By Paul Nyathi|President Emmerson Mnangagwa says that he does not fit the characteristics of his nickname “Ngwena” for crocodile, describing himself as soft as wool.
Asked in an interview by the BBC if his nickname crocodile (Ngwena) portrayed his character as similar to that of the reptile, which is patient and ruthless, Mnangagwa described himself as soft as wool,a Christian and family person.
He said people should look at what he was currently doing for the country, not what the old dispensation, which he was also part of, did.
“You have read so much bad publicity by my enemies, which has sunk into you. I don’t blame you, but as we relate more you’ll discover that those people were wrong.
“The people of Zimbabwe should believe what I am doing not the perceptions they have. In the past we had traffic roadblocks all over, but I’ve removed all those. We have also opened political space, which has seen the country having 133 political parties. This is factual, not a perception,” said President Mnangagwa.
Mnangagwa made the passionate plea in an interview with the BBC’s Fegarl Keane on Tuesday in which he said members of the G40 cabal were behind his attempted assassination at Bulawayo’s White City Stadium last Saturday.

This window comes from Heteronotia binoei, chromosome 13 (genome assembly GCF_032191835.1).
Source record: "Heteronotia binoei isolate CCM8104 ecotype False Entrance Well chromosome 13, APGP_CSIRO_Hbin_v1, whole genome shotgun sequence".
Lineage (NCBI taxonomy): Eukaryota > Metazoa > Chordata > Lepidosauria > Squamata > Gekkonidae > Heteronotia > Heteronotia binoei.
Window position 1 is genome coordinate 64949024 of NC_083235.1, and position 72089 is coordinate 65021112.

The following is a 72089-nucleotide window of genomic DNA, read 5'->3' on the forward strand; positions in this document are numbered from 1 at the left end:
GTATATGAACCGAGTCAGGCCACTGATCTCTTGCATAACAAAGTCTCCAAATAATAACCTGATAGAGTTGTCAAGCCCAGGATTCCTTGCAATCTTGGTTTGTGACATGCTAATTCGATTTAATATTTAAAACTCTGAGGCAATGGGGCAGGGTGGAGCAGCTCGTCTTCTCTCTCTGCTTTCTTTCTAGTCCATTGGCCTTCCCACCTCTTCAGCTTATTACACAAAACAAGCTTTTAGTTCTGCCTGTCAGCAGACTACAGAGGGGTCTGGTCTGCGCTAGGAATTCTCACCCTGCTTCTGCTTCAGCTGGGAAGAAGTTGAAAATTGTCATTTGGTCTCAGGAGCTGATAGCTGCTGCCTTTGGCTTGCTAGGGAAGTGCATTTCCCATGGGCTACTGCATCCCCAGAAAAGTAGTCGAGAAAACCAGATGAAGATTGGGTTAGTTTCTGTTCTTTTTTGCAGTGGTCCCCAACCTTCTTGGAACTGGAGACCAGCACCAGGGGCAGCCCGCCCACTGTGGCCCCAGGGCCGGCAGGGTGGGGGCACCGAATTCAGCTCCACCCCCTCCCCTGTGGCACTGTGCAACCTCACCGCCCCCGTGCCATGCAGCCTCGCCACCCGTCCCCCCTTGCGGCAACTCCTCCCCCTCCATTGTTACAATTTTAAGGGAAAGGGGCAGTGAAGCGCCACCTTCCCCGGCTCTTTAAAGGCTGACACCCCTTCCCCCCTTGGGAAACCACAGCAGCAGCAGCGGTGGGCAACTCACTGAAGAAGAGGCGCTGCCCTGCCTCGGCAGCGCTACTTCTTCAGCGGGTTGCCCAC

“My hunch without evidence is that the people who are aggrieved by the new dispensation are the G40. That’s a logical and reasonable conclusion one may make but we have to wait for evidence to be brought forward and we pin down the responsible persons and the reasons why they did it.
“I think this is a political action by some people aggrieved by the current democratic dispensation in the country,” said President Mnangagwa.
Asked whether he trusted Mrs Mugabe, the President said: “On what basis would I trust somebody who was used by a cabal to say things which had no basis at all? I have sympathy for her because in my view she was politically immature and easily used as a tool by those who wanted to get at me.”
President Mnangagwa said there would be no countrywide security clampdown and elections scheduled for next month will go ahead in a free and fair manner.
“There’s no need for us to say there would be a security clampdown or putting the country into security alert. This is a criminal activity, which doesn’t bring any dent to the stability and the law and order of our country.
“However, we must make sure the population is protected and we hunt down these criminals. It is only after apprehending them that we will assess the extent to which the network spreads,” said President Mnangagwa.
In the region, he added, Zimbabwe was the most stable country in terms of law and order and foreign investors had no reason to worry.
“Foreign investors are still safe and there is no reason for anybody to worry about an incident at a rally,” he said.